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Member since: Sat Feb 3, 2007, 12:43 AM
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The Sun, the Scientist, and the Skeptical Villagers: A Fable

It was 9:00 at night in the Village, the Sun had gone down and everything was dark. The darkness frightened the villagers, so they left their houses and gathered on the Village square.
“It’s DARK!!!” the villagers cried. “The Sun is gone and it’s never coming back. It will be dark forever!!!”
Hearing the commotion in the square and having been through this before, the Village Scientist climbed out of bed, put on his clothes, and went out into the night to talk to the angry, frightened villagers.
“it's ok,” he told the angry crowd. “The Sun isn’t gone. The Earth is spinning slowly on its axis as it moves slowly around the Sun. Our part of the Earth is turned away right now, so we can’t see the Sun. But it’s still there. It’s still working. And in the morning, when we turn all the way back around, we’ll see it.”
Most of the villagers then remembered that this is exactly what happened this morning and yesterday morning and the day before and the day before that for as many days as they could recall and they immediately felt better.

“Of course!” they said. "The Scientist is right. Just because we can’t see the Sun doesn’t mean it’s not there and that it’s not working.”

And they went back to their homes and went to bed, sleeping peacefully because they were confident the Sun would come up in the morning. 
But some villagers were not so sanguine. They remained in the square and got angrier and more frustrated.

“We can’t see the Sun. If we can’t see it, it’s not there,” they cried. “It’s gone and it’s gone forever. And without the sun, we’ll freeze and die! “
“But that’s just not TRUE,” said the Scientist. “The Sun is NOT gone. Just because we can’t see the Sun doesn’t mean it’s not there. It’s still there warming other parts of the earth. And when we finish our rotation, it will shine on us again.  So, please, everybody, please, just calm down. Why don't you go home and get some rest.”
“Get some REST?!” the skeptical villagers cried. “How DARE you tell us to go to sleep when the Sun has vanished and won’t come back and we’re all going to die!”
“But you’re wrong,” said the Scientist.
“STOP TELLING US WE’RE WRONG! And stop telling us to shut up! We have a right to our opinion!”
“I’m not telling you to shut up. I’m just trying to reassure you that the Sun hasn’t gone anywhere."
“Oh, YEAH?! How do you KNOW the Sun will come back tomorrow?"

"Because that's how it works."

"Do you know for 100 percent certain the sun will come back tomorrow?" they queried.

"No, I'm not 100 percent certain. I guess there's always a remote chance that it won't. But that is so unlikely to happen that it's not even worth talking about."

"Who are you to say what is and isn't worth talking about? What makes YOU think you know better than we do?”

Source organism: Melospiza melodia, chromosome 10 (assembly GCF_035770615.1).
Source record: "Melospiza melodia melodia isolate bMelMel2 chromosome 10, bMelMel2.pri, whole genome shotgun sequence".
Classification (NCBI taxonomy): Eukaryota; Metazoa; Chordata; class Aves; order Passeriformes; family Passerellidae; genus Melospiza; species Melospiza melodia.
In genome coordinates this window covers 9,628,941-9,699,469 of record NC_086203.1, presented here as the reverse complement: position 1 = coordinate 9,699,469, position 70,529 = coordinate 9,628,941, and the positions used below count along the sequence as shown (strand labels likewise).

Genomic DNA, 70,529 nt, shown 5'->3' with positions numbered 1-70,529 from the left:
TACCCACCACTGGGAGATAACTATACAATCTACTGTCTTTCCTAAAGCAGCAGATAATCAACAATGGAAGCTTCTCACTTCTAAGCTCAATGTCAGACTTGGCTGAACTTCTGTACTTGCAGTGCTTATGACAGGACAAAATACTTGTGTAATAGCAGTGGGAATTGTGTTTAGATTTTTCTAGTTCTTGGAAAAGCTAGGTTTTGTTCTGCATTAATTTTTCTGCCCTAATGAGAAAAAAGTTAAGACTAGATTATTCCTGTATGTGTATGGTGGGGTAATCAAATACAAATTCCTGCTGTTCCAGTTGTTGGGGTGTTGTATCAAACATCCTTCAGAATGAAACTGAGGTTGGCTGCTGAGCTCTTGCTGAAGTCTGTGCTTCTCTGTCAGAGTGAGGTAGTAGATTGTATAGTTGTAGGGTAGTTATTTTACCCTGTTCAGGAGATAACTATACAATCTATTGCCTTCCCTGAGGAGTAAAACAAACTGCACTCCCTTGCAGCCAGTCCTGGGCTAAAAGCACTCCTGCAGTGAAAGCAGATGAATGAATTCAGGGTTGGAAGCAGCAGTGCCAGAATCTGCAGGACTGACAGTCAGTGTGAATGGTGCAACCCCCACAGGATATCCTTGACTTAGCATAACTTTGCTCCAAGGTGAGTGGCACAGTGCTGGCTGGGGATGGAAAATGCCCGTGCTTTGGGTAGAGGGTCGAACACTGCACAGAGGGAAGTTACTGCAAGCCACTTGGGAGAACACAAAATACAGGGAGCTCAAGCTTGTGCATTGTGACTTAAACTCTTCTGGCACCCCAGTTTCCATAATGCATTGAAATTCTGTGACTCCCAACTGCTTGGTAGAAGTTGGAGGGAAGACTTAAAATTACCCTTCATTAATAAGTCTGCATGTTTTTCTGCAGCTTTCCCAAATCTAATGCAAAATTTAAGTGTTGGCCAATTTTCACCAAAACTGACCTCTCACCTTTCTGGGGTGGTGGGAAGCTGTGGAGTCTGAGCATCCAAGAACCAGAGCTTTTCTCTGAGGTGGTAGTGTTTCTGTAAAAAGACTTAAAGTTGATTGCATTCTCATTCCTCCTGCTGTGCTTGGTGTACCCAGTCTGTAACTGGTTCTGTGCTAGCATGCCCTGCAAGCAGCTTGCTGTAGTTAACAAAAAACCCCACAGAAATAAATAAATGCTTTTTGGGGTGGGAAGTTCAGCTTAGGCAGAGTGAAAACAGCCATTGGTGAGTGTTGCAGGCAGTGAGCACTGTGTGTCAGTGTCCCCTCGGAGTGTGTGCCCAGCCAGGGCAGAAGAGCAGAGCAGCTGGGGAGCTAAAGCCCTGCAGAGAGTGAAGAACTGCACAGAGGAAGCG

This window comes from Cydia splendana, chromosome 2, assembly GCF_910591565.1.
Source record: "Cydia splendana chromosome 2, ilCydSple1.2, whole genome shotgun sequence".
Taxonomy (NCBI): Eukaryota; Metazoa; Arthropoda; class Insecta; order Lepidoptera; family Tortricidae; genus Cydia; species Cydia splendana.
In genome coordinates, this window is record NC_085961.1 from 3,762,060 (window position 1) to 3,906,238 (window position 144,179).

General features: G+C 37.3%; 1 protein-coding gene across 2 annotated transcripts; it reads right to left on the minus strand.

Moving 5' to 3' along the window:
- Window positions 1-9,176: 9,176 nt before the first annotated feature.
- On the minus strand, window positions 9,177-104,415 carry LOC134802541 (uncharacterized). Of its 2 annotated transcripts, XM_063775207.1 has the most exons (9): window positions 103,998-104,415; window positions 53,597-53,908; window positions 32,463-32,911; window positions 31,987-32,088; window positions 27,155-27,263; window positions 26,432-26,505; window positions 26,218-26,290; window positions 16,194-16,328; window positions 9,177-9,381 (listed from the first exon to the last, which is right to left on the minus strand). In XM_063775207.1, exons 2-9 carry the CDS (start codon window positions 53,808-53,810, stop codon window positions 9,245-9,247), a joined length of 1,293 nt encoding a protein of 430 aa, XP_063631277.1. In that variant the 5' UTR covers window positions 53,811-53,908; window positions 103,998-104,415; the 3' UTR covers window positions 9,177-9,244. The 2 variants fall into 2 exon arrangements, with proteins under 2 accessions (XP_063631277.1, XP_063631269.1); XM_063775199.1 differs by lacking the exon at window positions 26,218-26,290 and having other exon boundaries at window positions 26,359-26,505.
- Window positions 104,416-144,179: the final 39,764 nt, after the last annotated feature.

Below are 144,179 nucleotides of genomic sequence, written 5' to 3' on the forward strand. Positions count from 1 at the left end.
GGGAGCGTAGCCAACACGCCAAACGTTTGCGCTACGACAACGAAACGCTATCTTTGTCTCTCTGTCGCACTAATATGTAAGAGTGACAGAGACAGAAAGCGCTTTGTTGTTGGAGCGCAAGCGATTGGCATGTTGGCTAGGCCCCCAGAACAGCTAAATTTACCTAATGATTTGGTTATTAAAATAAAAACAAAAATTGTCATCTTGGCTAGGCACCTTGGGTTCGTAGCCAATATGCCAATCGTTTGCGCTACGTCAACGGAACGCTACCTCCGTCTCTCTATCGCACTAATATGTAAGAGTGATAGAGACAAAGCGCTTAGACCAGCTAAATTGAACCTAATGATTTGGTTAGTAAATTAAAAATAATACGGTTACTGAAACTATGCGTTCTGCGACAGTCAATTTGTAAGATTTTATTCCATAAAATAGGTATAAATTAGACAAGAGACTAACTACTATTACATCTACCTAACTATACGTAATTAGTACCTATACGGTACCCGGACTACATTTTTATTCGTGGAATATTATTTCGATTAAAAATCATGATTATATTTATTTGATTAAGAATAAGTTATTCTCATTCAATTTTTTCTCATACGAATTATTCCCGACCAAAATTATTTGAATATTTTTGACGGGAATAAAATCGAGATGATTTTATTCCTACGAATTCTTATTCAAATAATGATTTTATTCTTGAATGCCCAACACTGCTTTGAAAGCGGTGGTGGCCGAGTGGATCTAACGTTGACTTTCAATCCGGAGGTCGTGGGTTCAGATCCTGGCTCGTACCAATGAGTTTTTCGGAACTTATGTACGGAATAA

“Because I’m a scientist who studies the Sun and you aren’t?”
“So what?” screamed the angry skeptical villagers. "You don’t know everything. And you don’t know for sure that the Sun is still there because you can’t see it either. You’re just guessing.”
“OK,” The Scientist said, shrugging. “Suit yourself.” And then the Scientist went home and back to bed.
But the skeptical villagers stayed up all night crying and yelling and shaking their fists at the dark sky.
“Sun, you get back here!” they hollered. “You get back here RIGHT NOW!!!”
Then suddenly, the morning dawned and the Sun rose over the village.
And as the Sun rose, people came out of their houses from all over the village, well-rested from a good night’s sleep. As they went on their way, they passed the Village square and saw the skeptical villagers, exhausted from lack of sleep, but feeling triumphant. “It's a good thing we stayed up all night yelling at the sky. We forced the Sun to come back today.”
Whereupon the other villagers looked at each other, rolled their eyes, shook their heads and then went on their way.

"The Caucasians' Guide to Celebrating Juneteenth"

This is tongue in cheek

Now that you have officially discovered Juneteenth,* you need to become familiar with the traditions, customs and history ... Before hopping on the Juneteenth bandwagon, you first need to realize that you have no say in driving the narrative about this special day.

Left to your devices, Juneteenth might become a day when you parade around in African headwraps drinking Hennessy just like y’all celebrate Mexican Independence Day on May 5 by donning sombreros and taking shots of American tequila.** So, to protect the legacy of this special day, The Root created this handy-dandy guide to help you become familiar with existing in spaces you don’t own.

Welcome to the Juneteenth Project...

1. Thou shalt not have any holidays before Juneteenth. Juneteenth is the most American holiday. The only reason anyone would be against it is if they were still lamenting over the loss of slavery (so everyone with a Confederate flag). Plus, when those slaveowners sent the Declaration of Independence to King George, most of America (Black people, women, Native Americans, white people who didn’t own land) were not included in the “all men are created equal part.”

2. Thou shalt not bear false witness against thy neighbor: No calling the police. Just for this one day, don’t be afraid when a Black person is cooking out in the park or walking around existing. This day is about freedom, remember?

3. Thou shalt not whitesplain: Telling us how you already knew about Juneteenth doesn’t mean anything. You’re supposed to know. Black people know about Columbus Day, St. Patrick’s Day and President’s Day but we don’t brag about it.


Our Republic Has Held

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